Backtracking is an effective technique for solving algorithmic problems. In backtracking, we search depth-first for solutions, backtracking to the last valid path as soon as we hit a dead end.

- Jan 18, 2018...more
## How To Find Arbitrage Opportunities In Python

Jan 2, 2018...moreHi there!

Let’s solve an interesting programming interview problem: how to find an arbitrage. Here’s the question.

Suppose you are given a table of currency exchange rates, represented as a 2D array. Determine whether there is a possible arbitrage: that is, whether there is some sequence of trades you can make, starting with some amount A of any currency, so that you can end up with some amount greater than A of that currency.

## How to Solve the Staircase Problem

Dec 19, 2017...moreLet’s work through the following problem.

There exists a staircase with N steps, and you can climb up either 1 or 2 steps at a time.

Given N, write a function that returns the number of unique ways you can climb the staircase.

The order of the steps matters.## The Complete Guide To Getting A Full-Time Software Engineering Job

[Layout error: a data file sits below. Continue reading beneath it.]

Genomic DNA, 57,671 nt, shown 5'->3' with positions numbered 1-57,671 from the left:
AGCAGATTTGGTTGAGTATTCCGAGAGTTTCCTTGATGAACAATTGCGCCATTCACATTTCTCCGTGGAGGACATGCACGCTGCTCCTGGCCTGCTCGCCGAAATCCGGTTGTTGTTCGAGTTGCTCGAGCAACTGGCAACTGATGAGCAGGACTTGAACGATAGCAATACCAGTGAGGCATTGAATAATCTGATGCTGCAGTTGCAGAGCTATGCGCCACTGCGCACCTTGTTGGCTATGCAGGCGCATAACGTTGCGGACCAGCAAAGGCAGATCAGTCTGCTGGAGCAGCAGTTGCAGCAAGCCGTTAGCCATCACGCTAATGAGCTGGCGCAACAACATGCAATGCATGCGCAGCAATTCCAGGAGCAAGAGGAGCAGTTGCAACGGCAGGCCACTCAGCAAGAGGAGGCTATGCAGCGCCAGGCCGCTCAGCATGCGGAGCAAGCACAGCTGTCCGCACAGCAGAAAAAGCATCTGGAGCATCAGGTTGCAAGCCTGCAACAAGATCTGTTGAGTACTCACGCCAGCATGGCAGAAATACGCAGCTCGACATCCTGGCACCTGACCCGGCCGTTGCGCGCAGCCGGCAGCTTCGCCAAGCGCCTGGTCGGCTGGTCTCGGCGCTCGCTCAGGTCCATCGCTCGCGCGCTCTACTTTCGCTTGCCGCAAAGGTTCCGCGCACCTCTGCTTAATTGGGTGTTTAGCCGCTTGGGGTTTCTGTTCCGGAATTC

Dec 7, 2017...moreThis post is targeted for people looking to get offers from large tech companies like Google, Facebook, Microsoft, Dropbox, Uber, Lyft, and Airbnb. This isn’t to say other companies aren’t interesting! It’s just that these companies’ interview processes are all straightforward (though not necessarily easy) and many people are interested in working for them.

## How to Pick a Random Element from an Infinite Stream

Nov 30, 2017...moreLet’s work through the problem of uniformly picking a random element from a gigantic stream. This is a common interview question at companies like Google and Facebook.

## How To Solve a Hard Programming Interview Question

Nov 21, 2017...moreLet’s go over the thought process for solving a tricky coding interview question. I often find it’s not enough to just be able to solve the question; you really need to vocalize your thought process. This shows that you’re a strong communicator and that you didn’t just get lucky solving this one problem.